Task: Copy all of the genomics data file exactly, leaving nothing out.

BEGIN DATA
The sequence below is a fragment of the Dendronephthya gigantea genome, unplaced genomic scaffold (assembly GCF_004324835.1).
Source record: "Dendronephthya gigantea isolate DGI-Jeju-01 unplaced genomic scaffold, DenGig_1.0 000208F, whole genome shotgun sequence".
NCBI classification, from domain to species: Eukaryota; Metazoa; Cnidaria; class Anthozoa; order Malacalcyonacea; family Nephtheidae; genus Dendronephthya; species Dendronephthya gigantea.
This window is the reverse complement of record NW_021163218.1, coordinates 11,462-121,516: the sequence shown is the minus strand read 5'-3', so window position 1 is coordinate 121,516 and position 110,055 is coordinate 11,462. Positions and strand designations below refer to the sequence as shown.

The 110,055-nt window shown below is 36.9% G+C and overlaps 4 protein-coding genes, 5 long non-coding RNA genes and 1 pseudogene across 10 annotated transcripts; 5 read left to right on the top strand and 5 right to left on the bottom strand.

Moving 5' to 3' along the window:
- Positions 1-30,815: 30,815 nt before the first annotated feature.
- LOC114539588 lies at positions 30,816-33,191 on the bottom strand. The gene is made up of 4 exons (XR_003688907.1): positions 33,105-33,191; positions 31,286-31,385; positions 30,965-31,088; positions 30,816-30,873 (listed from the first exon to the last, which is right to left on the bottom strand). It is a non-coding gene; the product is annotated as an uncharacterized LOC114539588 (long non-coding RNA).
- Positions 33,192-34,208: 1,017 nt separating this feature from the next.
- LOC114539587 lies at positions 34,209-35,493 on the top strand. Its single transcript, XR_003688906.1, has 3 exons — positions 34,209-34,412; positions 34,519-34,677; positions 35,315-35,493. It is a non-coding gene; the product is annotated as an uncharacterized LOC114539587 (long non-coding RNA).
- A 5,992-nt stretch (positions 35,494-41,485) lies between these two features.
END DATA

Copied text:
The sequence below is a fragment of the Dendronephthya gigantea genome, unplaced genomic scaffold (assembly GCF_004324835.1).
Source record: "Dendronephthya gigantea isolate DGI-Jeju-01 unplaced genomic scaffold, DenGig_1.0 000208F, whole genome shotgun sequence".
NCBI classification, from domain to species: Eukaryota; Metazoa; Cnidaria; class Anthozoa; order Malacalcyonacea; family Nephtheidae; genus Dendronephthya; species Dendronephthya gigantea.
This window is the reverse complement of record NW_021163218.1, coordinates 11,462-121,516: the sequence shown is the minus strand read 5'-3', so window position 1 is coordinate 121,516 and position 110,055 is coordinate 11,462. Positions and strand designations below refer to the sequence as shown.

The 110,055-nt window shown below is 36.9% G+C and overlaps 4 protein-coding genes, 5 long non-coding RNA genes and 1 pseudogene across 10 annotated transcripts; 5 read left to right on the top strand and 5 right to left on the bottom strand.

Moving 5' to 3' along the window:
- Positions 1-30,815: 30,815 nt before the first annotated feature.
- LOC114539588 lies at positions 30,816-33,191 on the bottom strand. The gene is made up of 4 exons (XR_003688907.1): positions 33,105-33,191; positions 31,286-31,385; positions 30,965-31,088; positions 30,816-30,873 (listed from the first exon to the last, which is right to left on the bottom strand). It is a non-coding gene; the product is annotated as an uncharacterized LOC114539588 (long non-coding RNA).
- Positions 33,192-34,208: 1,017 nt separating this feature from the next.
- LOC114539587 lies at positions 34,209-35,493 on the top strand. Its single transcript, XR_003688906.1, has 3 exons — positions 34,209-34,412; positions 34,519-34,677; positions 35,315-35,493. It is a non-coding gene; the product is annotated as an uncharacterized LOC114539587 (long non-coding RNA).
- A 5,992-nt stretch (positions 35,494-41,485) lies between these two features.